Since an attacker remotely accesses the computer, authenticated accounts such as email are at risk. Attackers can use email, for example, to send malicious messages to other potential victims using the authenticated email account on the remotely controlled device. Using a trusted email account gives attackers a better chance of tricking an email recipient into installing malware or running a malicious attachment.

How to Detect a Remote Access Trojan

Because RATs are designed to avoid detection, they can be difficult for the average user to identify. Depending on the RAT, users can take several steps to determine if they have one installed on their system. These steps can be used to identify most malware on a system so that steps can be taken to remove it. Any malware installed on a device should be removed immediately. Long-term access to a system gives an attacker more time to install additional malware, download large amounts of data, transfer important files to a third-party server, or collect more account credentials.

Typically, RAT authors avoid showing up in Task Manager, but not every program is written well for stealth. Open Task Manager and look at all applications and processes running on the machine.


Remote Access Trojan Avoiding Task Manager Detection


For most applications and processes, you can identify any suspicious content in this window, but malware writers name processes to make them look official. If you find any suspicious executables and processes, search online to determine if the process could be a RAT or other type of malware.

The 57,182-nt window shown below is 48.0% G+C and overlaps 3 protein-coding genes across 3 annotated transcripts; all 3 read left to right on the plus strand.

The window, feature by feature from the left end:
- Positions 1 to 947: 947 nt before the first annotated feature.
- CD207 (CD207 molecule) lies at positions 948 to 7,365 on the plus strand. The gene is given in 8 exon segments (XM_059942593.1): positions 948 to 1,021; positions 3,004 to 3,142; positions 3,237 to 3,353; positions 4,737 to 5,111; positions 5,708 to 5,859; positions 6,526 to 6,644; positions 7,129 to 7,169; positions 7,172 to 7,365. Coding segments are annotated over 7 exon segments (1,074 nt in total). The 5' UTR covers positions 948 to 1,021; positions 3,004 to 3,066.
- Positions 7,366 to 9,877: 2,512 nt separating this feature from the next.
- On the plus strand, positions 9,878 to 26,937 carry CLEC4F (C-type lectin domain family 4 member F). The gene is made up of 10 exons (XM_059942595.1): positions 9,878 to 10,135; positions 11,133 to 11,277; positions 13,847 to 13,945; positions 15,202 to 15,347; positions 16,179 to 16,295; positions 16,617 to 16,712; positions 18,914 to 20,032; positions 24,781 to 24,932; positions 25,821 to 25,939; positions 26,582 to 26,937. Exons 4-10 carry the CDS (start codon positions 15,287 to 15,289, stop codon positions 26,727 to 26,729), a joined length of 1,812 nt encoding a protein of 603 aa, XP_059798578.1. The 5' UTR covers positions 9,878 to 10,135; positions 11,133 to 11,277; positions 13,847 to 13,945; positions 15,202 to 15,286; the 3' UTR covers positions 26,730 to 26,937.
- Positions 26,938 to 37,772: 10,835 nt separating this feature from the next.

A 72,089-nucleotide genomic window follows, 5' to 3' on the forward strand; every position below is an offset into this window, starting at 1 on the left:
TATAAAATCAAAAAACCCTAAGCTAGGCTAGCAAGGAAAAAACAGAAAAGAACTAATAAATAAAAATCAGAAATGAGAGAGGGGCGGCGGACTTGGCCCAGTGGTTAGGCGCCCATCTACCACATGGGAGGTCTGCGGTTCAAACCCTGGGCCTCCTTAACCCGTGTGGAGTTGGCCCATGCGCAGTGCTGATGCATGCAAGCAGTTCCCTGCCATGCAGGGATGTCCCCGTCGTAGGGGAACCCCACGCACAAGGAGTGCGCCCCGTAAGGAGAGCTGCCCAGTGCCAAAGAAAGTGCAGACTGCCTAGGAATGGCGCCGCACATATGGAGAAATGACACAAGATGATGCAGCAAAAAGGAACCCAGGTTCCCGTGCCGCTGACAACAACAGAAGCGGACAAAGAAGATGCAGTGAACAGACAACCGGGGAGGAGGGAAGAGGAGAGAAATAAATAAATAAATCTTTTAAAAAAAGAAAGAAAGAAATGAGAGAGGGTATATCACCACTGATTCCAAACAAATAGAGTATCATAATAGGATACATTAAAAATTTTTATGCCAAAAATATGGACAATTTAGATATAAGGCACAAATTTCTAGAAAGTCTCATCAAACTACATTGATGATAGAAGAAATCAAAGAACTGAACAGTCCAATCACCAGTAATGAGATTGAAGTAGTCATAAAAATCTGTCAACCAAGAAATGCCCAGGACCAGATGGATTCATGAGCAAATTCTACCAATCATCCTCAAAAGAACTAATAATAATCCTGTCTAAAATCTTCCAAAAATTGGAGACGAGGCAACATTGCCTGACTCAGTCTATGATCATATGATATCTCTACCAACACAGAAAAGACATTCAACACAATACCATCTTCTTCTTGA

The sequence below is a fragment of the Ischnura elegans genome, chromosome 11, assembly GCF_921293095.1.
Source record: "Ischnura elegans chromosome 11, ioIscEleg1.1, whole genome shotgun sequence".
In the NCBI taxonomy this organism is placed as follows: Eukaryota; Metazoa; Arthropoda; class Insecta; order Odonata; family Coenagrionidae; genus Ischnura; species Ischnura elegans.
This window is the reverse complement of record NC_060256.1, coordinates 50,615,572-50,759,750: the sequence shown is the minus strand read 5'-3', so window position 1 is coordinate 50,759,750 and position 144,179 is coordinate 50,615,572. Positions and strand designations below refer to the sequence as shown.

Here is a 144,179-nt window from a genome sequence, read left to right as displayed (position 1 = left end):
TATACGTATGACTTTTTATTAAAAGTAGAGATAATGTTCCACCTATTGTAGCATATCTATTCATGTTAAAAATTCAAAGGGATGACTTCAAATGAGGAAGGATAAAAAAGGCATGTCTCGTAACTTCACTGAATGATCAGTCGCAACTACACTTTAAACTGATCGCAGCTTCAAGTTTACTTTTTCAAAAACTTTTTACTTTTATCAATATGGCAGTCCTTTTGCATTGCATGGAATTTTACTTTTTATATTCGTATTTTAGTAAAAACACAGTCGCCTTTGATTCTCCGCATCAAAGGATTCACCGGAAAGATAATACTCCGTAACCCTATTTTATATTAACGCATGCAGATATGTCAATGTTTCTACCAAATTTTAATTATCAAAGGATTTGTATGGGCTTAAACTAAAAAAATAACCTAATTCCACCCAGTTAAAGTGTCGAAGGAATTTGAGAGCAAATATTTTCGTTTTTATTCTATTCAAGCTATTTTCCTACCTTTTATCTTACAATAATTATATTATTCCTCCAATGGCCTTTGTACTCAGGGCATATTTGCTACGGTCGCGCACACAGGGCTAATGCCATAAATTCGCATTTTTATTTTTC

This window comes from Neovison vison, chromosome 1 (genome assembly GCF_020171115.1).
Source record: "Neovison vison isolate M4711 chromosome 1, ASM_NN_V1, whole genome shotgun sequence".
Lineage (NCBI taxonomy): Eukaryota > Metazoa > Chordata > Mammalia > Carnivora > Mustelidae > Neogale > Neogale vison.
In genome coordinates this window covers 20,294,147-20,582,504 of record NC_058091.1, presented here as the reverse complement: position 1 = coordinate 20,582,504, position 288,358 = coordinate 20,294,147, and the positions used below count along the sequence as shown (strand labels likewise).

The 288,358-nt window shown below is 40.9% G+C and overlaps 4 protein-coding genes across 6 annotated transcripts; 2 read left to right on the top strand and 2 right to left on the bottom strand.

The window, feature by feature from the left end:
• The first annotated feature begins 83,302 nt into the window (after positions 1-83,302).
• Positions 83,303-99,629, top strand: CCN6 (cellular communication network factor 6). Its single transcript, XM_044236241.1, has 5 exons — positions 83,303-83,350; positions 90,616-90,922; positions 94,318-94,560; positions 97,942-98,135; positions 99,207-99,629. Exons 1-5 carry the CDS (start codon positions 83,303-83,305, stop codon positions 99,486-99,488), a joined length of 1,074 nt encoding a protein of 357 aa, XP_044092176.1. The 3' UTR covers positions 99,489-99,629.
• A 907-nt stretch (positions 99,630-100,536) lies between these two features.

If you don’t see any potential malware in Task Manager, you could still have a RAT that an author designed to avoid detection. Good antimalware applications detect most of the common RATs in the wild. Any zero-day malware remains undetected until the user updates their anti-malware software, so it’s important to keep your anti-malware and antivirus software updated. Vendors for these programs publish updates frequently as new malware is found in the wild.

Always have anti-malware running on your computers, especially if it’s used to install programs or browse the web. Antimalware programs block RATs from being installed and loaded into memory, so they stop malware from persisting on the device. If you already have a RAT on your computer, anti-malware software can be used to remove it from your system.

Removing the Internet connection from the device disables remote access to your system by an attacker. After the device can no longer connect to the Internet, use your installed antimalware program to remove it from local storage and memory. Unless you have monitoring configured on your computer, you won’t know which data and files transferred to an attacker. You should always change passwords across all accounts, especially financial accounts, after removing malware from your system.